Friday, May 29, 2015

The vast and queachy soil

In this post I want to draw your attention to Complex Crosses, a book of close readings by my friend Edmund Hardy which 'spans the history of poetry by alighting on small fragments'.  I reproduce with permission one of these in its entirety below.
 
Michael Drayton / compounds of place / 1622
From fast and firmer earth, whereon the Muse of late,
Trod with a steady foot, now with a slower gait,
Through quicksands, beach, and ooze, the Washes she must wade,
Where Neptune every day doth powerfully invade
The vast and queachy soil, with hosts of wallowing waves

(Polyolbion, The Five and Twentieth Song, lines 11-15)

The muse trods in gradations from the “fast and firmer” chalky uplands of Lincolnshire into the ooze of “vast and queachy soil”: “with a steady foot” begins on the chalk (to the north and south of the fens) and Jurassic rocks to the west, then down into the levels “with a slower gait” as sedimentation has slowed the landscape with “quicksands, beach, and ooze”, an interdigitation of peat, clay, silt and chalky islands. “Neptune every day” fixes the eroding action of the sea within the long time-span needed to imagine the erosion of the one-time chalk escarpment as the sea breaks in, and sedimentation fills the basin – the long span of Neptune within “every day”. The resulting fens are both sea and land, compounded linguistically in “wallowing waves”, presaging the area’s own self description in the poem “I peremptory am, large Neptune’s liquid field” (line 151). The soil is onomatopoeically queachy, heard and felt as the steady foot of the topographic muse puts a foot in, and finds that foot sucked into the landscape.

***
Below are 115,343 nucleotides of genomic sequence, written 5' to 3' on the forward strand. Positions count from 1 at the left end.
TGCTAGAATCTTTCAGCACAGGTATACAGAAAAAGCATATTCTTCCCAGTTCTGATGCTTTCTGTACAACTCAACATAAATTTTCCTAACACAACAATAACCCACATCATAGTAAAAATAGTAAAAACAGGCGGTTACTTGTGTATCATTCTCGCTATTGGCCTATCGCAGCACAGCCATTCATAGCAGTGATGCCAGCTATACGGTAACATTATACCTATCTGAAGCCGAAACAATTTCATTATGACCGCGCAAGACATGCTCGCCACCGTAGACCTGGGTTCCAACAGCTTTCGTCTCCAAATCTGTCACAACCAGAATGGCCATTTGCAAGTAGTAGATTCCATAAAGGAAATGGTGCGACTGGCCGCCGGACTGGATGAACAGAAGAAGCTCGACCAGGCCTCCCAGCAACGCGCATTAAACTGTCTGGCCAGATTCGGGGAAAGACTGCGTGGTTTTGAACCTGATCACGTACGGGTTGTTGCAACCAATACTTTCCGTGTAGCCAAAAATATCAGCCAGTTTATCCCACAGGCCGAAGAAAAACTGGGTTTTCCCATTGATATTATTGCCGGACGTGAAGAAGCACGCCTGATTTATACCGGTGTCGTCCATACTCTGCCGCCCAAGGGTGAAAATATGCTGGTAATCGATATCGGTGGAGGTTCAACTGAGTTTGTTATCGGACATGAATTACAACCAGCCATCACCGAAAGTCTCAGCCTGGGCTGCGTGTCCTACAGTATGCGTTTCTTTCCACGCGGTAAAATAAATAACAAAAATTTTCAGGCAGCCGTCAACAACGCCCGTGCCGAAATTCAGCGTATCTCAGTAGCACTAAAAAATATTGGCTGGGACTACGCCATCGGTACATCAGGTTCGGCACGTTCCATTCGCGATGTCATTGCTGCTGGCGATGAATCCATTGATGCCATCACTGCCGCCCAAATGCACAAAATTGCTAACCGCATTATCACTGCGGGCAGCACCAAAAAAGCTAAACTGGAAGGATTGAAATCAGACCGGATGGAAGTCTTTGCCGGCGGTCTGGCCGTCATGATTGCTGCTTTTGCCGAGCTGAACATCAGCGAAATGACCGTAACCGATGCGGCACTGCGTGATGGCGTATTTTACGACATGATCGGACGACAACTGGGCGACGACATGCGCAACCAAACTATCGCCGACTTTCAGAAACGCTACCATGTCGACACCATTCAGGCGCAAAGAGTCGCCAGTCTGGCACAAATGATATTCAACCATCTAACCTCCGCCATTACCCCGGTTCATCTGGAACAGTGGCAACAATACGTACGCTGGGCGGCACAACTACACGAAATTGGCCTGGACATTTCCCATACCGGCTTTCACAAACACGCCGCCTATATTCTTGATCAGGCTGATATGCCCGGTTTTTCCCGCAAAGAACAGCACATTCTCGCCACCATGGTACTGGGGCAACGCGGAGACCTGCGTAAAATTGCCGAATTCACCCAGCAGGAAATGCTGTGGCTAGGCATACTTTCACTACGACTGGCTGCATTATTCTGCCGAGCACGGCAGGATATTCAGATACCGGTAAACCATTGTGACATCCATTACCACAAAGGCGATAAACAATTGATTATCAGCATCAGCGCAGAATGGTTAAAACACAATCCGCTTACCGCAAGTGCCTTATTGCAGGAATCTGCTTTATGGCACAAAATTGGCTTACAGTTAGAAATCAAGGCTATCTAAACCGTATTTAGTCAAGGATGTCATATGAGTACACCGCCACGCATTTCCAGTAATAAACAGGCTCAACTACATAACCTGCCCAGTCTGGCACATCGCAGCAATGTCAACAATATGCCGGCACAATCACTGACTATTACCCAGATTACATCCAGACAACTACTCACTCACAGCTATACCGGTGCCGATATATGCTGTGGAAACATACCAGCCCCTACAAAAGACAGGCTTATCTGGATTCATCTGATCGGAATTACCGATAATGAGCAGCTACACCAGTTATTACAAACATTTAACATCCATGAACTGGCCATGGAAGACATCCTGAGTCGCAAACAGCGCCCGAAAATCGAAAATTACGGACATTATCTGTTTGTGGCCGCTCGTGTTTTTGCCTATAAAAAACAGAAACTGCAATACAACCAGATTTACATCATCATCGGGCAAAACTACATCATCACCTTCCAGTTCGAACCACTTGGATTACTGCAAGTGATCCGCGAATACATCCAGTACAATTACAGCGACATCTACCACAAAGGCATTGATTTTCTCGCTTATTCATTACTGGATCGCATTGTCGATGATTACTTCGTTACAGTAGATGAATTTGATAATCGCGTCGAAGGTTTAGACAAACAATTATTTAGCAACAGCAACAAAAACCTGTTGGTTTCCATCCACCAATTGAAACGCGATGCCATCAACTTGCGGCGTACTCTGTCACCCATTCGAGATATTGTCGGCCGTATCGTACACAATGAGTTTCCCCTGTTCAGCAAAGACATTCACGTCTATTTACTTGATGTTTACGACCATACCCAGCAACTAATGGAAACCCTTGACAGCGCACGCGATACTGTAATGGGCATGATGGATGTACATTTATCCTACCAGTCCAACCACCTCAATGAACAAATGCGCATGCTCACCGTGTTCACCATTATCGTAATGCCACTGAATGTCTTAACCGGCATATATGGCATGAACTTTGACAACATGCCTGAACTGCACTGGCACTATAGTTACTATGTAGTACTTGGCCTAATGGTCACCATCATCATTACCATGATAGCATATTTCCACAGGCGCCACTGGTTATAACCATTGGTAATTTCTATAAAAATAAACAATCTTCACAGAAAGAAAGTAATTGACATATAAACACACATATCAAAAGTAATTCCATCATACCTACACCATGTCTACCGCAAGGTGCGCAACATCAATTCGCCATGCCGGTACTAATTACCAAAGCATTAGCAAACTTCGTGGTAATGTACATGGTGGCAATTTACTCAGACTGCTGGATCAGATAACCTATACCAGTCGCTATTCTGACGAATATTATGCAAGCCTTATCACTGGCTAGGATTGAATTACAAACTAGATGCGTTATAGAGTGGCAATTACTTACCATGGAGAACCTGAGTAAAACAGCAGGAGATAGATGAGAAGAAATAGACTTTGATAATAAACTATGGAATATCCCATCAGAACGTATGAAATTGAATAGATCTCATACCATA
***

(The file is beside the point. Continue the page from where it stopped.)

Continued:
- Edmund Hardy, Complex Crosses (2014)

Illustration from Polyolbion (1622) engraved by William Hole

While the topographic muse trod through quicksands, beach and ooze, the inhabitants of the Fens in Drayton's day got about on stilts.  Drayton mentions this in his poem and William Camden, writing a little earlier, drew particular attention to the practice.  In Brittania (Latin 1586, trans 1610) we read of the inhabitants of Cambridgeshire’s peat fens: ‘a kind of people according to the nature of the place where they dwell rude, uncivill, and envious to all others whom they call Upland-men: who stalking on high upon stilts apply their mindes, to grasing, fishing and fowling.’  Isaac Casaubon spent some weeks in 1611 in and around Ely where he ‘made acquaintance with the solitary bittern and the imitative dotterel, with turf-fires and with stilts, and with the stilt walkers who were able to run so quickly.  At Downham, he was surprised to see one man on stilts drive 400 cattle to pasture with the help of only one small boy.’*  It is tempting to draw a comparison with Drayton's poem, which is rarely stilted but does (as I've mentioned before) tend to stride rapidly over the landscape without really touching its surface.

Drayton died in 1631 and in the subsequent decade work began on the draining of the Fens.  It was a process described in a poem that has been attributed to Samuel Fortrey:
I sing Floods muzled, and the Ocean tam'd,
Luxurious Rivers govern'd, and reclam'd,
Waters with Banks confin'd, as in a Gaol,
Till kinder Sluces let them go on Bail;
Streams curb'd with Dammes like Bridles, taught t'obey,
And run as strait, as if they saw their way. 
It is not surprising to read in 'An Account of Several Observables in Lincolnshire, not taken notice of in Camden, or any other Author’, written at the end of the seventeenth century by Christopher Merret, that 'Stilts are now grown out of Fashion.’ 

H. C. Darby, The Draining of the Fens, 1940, which contains the two quotes in the last paragraph here too.

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